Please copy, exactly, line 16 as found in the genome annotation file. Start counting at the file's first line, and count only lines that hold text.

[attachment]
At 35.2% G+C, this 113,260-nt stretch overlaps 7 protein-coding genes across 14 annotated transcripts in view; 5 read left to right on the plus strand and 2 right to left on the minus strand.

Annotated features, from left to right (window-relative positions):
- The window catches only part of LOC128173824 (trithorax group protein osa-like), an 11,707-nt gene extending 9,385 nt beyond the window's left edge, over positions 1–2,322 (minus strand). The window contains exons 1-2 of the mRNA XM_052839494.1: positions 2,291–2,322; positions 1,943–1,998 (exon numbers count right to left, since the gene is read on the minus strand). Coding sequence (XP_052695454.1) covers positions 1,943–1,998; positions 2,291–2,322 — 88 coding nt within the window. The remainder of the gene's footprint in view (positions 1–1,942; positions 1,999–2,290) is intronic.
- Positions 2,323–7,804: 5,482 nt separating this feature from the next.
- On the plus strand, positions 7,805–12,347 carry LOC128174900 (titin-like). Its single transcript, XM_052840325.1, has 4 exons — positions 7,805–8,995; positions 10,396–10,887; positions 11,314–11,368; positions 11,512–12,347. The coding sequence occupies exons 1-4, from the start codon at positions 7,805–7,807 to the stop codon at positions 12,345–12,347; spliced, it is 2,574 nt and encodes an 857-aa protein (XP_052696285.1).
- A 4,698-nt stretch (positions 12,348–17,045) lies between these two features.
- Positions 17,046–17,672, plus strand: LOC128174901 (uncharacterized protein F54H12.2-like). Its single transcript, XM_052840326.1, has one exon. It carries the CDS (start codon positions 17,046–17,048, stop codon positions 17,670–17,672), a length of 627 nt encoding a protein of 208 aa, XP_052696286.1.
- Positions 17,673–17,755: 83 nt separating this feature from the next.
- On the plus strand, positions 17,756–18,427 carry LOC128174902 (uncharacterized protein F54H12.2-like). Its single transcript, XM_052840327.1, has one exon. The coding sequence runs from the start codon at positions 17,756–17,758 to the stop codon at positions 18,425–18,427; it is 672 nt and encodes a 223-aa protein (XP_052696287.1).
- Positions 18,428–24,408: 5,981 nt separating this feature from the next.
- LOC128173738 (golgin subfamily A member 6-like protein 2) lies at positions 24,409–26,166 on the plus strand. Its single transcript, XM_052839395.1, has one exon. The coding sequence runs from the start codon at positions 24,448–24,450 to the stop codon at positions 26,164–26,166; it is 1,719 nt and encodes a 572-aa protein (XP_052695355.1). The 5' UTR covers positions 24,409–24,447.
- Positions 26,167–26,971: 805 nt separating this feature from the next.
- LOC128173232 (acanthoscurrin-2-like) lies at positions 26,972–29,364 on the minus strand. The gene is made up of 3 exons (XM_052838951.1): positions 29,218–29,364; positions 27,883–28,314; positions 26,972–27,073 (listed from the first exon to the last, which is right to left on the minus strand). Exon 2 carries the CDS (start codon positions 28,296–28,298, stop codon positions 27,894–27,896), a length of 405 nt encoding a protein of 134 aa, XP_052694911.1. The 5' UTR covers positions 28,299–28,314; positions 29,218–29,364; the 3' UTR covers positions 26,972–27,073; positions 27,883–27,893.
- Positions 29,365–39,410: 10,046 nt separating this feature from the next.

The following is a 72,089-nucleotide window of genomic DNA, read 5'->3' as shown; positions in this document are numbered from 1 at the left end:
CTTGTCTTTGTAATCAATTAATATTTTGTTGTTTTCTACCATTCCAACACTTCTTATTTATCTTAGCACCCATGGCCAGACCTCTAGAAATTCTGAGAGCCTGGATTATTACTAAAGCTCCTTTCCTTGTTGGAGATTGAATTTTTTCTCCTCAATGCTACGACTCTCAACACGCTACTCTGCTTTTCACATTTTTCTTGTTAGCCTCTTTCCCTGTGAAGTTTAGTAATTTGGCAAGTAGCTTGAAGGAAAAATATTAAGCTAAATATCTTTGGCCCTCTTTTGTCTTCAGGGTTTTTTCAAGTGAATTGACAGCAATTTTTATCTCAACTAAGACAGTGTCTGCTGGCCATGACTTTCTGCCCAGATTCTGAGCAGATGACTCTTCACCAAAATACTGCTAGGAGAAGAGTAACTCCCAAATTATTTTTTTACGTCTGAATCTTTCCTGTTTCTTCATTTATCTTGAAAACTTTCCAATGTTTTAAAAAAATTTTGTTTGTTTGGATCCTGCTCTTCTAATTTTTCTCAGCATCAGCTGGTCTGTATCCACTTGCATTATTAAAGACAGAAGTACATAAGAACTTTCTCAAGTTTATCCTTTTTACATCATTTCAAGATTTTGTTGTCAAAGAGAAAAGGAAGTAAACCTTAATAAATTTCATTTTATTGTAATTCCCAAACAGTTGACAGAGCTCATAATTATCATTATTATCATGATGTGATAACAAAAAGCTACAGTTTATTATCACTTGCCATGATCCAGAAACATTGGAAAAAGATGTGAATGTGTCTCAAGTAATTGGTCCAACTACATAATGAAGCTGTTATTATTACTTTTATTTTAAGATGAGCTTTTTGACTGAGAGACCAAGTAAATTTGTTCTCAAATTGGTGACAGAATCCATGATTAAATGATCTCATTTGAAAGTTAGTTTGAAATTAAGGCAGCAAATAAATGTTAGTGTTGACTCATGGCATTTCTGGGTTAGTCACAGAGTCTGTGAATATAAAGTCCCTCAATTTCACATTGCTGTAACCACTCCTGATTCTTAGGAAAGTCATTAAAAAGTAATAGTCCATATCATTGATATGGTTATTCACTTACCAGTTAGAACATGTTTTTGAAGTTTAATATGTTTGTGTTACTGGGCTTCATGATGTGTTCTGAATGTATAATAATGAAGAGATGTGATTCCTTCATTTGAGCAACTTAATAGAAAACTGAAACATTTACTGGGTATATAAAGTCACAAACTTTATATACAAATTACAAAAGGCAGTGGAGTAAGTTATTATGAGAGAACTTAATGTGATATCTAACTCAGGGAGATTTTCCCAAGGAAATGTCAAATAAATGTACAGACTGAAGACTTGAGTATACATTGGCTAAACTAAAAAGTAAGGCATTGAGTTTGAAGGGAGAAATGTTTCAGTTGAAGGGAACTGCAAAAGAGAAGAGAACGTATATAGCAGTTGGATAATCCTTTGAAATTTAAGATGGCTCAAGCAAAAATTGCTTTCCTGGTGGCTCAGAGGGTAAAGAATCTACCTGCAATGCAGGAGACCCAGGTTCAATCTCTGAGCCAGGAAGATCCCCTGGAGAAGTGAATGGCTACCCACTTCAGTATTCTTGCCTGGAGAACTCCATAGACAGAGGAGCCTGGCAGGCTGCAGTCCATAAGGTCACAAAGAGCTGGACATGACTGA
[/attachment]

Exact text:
CTTGTCTTTGTAATCAATTAATATTTTGTTGTTTTCTACCATTCCAACACTTCTTATTTATCTTAGCACCCATGGCCAGACCTCTAGAAATTCTGAGAGCCTGGATTATTACTAAAGCTCCTTTCCTTGTTGGAGATTGAATTTTTTCTCCTCAATGCTACGACTCTCAACACGCTACTCTGCTTTTCACATTTTTCTTGTTAGCCTCTTTCCCTGTGAAGTTTAGTAATTTGGCAAGTAGCTTGAAGGAAAAATATTAAGCTAAATATCTTTGGCCCTCTTTTGTCTTCAGGGTTTTTTCAAGTGAATTGACAGCAATTTTTATCTCAACTAAGACAGTGTCTGCTGGCCATGACTTTCTGCCCAGATTCTGAGCAGATGACTCTTCACCAAAATACTGCTAGGAGAAGAGTAACTCCCAAATTATTTTTTTACGTCTGAATCTTTCCTGTTTCTTCATTTATCTTGAAAACTTTCCAATGTTTTAAAAAAATTTTGTTTGTTTGGATCCTGCTCTTCTAATTTTTCTCAGCATCAGCTGGTCTGTATCCACTTGCATTATTAAAGACAGAAGTACATAAGAACTTTCTCAAGTTTATCCTTTTTACATCATTTCAAGATTTTGTTGTCAAAGAGAAAAGGAAGTAAACCTTAATAAATTTCATTTTATTGTAATTCCCAAACAGTTGACAGAGCTCATAATTATCATTATTATCATGATGTGATAACAAAAAGCTACAGTTTATTATCACTTGCCATGATCCAGAAACATTGGAAAAAGATGTGAATGTGTCTCAAGTAATTGGTCCAACTACATAATGAAGCTGTTATTATTACTTTTATTTTAAGATGAGCTTTTTGACTGAGAGACCAAGTAAATTTGTTCTCAAATTGGTGACAGAATCCATGATTAAATGATCTCATTTGAAAGTTAGTTTGAAATTAAGGCAGCAAATAAATGTTAGTGTTGACTCATGGCATTTCTGGGTTAGTCACAGAGTCTGTGAATATAAAGTCCCTCAATTTCACATTGCTGTAACCACTCCTGATTCTTAGGAAAGTCATTAAAAAGTAATAGTCCATATCATTGATATGGTTATTCACTTACCAGTTAGAACATGTTTTTGAAGTTTAATATGTTTGTGTTACTGGGCTTCATGATGTGTTCTGAATGTATAATAATGAAGAGATGTGATTCCTTCATTTGAGCAACTTAATAGAAAACTGAAACATTTACTGGGTATATAAAGTCACAAACTTTATATACAAATTACAAAAGGCAGTGGAGTAAGTTATTATGAGAGAACTTAATGTGATATCTAACTCAGGGAGATTTTCCCAAGGAAATGTCAAATAAATGTACAGACTGAAGACTTGAGTATACATTGGCTAAACTAAAAAGTAAGGCATTGAGTTTGAAGGGAGAAATGTTTCAGTTGAAGGGAACTGCAAAAGAGAAGAGAACGTATATAGCAGTTGGATAATCCTTTGAAATTTAAGATGGCTCAAGCAAAAATTGCTTTCCTGGTGGCTCAGAGGGTAAAGAATCTACCTGCAATGCAGGAGACCCAGGTTCAATCTCTGAGCCAGGAAGATCCCCTGGAGAAGTGAATGGCTACCCACTTCAGTATTCTTGCCTGGAGAACTCCATAGACAGAGGAGCCTGGCAGGCTGCAGTCCATAAGGTCACAAAGAGCTGGACATGACTGA